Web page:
It seems I've entered the phase of parenthood wherein I constantly have Play-Doh crammed under my fingernails.

Nora loves the stuff, but she can't quite manage to get it out of the canisters herself, so I give myself a multicolor manicure each day as I dig blue, green, red and yellow Play-Doh out of those little cans that never seem to want to give it up without a fight.

I'm also deep into a phase of having to closely inspect my shirt each evening before I toss it in the laundry basket to make sure all the tiny little stickers that Nora has applied to it during the day have come off. I've learned the hard way that certain stickers (looking at you, Dora the Explorer) leave a nasty residue if they survive through a wash cycle.

Recently I've found yet another phase of parenthood I've entered -- and I think this one might be permanent.

It's the phase where my heart freezes in place to hear about the tragic deaths of children. It's a phase where instead of indulging my news junkie-ness, I have to turn off the TV and limit what I read online when something like a massacre at an elementary school happens, because I just can't bear it. It's a phase where instead of hoping Nora will nap as long as possible, I wake her up early on days like last Friday just so I can have maximum time to squeeze her and tell her I love her.

Even before I became a mom, I would have been saddened by what happened in Newtown, Connecticut -- who isn't? But now I realize that a deeper sense of empathy is one of the many things that parenthood instills in you. Those kids who died could have been my kid. Those poor parents, rushing to the school and weeping, could have been me.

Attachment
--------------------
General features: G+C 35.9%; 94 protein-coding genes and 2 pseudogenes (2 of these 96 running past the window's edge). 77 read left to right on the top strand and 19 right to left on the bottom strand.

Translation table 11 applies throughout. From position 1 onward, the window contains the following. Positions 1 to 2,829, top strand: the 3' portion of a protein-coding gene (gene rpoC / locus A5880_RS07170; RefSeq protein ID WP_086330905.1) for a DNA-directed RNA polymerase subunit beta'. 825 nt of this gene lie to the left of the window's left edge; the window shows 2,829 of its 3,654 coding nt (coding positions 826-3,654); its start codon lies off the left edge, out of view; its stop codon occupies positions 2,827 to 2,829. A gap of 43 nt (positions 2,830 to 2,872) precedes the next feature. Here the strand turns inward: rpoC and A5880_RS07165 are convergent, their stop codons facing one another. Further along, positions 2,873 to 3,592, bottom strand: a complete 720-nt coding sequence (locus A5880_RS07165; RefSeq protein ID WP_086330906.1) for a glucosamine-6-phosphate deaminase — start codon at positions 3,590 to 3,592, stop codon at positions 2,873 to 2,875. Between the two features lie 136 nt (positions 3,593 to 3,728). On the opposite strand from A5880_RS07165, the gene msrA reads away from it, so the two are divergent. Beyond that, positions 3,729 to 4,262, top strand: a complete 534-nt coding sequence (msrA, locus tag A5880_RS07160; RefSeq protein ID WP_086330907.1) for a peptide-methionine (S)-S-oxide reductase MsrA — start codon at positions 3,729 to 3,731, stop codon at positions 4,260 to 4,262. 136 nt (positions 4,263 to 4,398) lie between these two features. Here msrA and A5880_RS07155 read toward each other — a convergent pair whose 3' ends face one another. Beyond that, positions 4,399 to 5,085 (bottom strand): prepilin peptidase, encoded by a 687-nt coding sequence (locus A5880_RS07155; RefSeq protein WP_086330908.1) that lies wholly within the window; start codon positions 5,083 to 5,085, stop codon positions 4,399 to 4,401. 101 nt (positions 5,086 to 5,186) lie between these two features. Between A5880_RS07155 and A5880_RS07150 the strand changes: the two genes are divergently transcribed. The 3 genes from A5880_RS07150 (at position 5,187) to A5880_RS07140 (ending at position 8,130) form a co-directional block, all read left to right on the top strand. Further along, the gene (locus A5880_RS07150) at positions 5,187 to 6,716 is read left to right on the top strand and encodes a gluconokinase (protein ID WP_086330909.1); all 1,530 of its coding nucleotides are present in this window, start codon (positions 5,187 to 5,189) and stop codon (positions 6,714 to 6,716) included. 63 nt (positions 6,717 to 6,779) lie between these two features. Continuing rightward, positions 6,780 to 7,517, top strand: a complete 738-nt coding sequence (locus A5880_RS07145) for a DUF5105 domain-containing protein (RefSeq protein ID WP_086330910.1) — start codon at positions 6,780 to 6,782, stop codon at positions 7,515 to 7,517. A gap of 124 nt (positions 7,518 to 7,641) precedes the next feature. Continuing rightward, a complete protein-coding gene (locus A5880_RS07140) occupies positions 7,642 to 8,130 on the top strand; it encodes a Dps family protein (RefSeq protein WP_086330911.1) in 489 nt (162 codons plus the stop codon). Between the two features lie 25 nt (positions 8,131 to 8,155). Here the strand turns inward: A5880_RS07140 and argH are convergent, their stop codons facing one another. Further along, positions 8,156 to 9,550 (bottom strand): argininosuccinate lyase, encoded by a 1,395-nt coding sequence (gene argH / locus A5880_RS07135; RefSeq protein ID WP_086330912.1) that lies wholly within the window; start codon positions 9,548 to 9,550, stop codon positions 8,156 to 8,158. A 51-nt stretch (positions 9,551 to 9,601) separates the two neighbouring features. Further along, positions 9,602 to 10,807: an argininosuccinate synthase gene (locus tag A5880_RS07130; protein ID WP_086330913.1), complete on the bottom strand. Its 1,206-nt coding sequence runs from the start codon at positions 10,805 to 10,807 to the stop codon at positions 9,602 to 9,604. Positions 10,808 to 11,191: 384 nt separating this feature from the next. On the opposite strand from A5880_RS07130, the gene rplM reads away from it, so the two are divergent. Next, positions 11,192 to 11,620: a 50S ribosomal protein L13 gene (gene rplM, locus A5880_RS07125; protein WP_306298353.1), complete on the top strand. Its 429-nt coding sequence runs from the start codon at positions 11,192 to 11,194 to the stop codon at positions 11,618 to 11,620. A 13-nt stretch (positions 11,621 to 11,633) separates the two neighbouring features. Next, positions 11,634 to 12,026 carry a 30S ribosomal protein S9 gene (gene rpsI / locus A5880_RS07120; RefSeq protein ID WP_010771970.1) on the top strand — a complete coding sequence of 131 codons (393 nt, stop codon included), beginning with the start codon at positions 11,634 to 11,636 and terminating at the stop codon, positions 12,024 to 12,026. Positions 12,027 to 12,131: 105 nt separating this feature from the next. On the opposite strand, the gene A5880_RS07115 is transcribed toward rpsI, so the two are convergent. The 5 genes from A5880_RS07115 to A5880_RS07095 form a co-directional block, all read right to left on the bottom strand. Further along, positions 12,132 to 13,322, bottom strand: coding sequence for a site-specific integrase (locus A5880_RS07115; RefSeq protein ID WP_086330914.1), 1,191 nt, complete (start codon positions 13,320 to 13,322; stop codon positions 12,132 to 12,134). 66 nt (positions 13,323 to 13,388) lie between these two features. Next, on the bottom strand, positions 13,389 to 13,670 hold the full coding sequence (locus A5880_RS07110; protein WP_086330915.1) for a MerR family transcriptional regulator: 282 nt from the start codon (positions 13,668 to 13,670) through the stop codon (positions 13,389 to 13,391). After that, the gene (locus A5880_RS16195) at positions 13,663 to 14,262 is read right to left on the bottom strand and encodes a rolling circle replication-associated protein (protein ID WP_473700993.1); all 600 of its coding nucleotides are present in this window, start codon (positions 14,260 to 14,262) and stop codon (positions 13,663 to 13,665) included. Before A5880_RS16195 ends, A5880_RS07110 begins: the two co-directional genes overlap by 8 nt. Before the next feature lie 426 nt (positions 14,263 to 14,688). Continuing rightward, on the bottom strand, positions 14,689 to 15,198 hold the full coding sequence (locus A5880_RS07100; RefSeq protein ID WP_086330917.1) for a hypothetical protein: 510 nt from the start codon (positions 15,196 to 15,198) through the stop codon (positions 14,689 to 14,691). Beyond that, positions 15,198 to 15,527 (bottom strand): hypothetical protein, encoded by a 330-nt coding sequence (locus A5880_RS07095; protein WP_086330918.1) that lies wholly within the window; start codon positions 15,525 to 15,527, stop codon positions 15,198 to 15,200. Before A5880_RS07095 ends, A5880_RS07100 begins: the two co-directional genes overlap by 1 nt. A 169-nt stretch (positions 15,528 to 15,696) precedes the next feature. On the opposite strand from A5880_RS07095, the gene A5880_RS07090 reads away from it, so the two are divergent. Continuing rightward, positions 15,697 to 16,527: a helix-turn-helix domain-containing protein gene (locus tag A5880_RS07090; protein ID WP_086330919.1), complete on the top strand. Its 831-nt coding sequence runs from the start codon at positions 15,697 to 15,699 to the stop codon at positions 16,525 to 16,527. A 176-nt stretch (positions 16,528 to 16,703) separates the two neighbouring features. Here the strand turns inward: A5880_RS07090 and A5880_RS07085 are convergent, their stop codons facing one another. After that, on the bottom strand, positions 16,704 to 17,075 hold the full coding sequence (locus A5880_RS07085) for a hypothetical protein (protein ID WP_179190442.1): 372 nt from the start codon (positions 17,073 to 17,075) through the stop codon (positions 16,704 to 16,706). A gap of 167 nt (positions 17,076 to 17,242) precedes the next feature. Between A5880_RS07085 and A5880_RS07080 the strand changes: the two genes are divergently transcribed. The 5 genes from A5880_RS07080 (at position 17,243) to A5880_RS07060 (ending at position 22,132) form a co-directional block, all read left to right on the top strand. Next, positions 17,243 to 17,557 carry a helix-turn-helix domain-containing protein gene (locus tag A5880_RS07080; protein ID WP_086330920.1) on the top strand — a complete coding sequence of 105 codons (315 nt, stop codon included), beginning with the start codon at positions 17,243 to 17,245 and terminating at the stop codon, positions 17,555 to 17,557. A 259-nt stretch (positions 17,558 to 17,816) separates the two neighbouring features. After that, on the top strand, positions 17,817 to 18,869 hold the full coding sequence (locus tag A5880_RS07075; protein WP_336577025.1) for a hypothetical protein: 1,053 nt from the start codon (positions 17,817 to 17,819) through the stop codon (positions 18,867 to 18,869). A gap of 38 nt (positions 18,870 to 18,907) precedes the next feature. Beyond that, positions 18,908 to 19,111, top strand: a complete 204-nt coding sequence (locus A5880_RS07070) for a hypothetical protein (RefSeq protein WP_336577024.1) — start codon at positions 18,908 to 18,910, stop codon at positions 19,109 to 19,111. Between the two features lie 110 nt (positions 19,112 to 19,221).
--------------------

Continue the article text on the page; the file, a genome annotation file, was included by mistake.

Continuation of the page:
At 2 1/2, Nora is blissfully unaware and unconcerned with what happened – and I recognize that that's a lucky bit of timing for me, as a parent. I really feel for parents of kids who themselves are in elementary school and are trying to process the facts as well as the threat to their own sense of safety. (For parents still struggling with how to address the Newtown tragedy with their kids, here are some tips posted on recently.)

Compared with Play-Doh and Dora stickers, the pain of the tragedy isn't so easy to wash away. But another thing being a parent instills in you is a new source of strength, the potential to draw inspiration from our kids' ability to weather what happens to them (or near them) and move on as best they can. So I'm trying to do that. And I'm hoping that my next phase of parenting will be looking at the world with more compassion and with the hope that somehow I can be a part of making our nation a less violent, more loving place.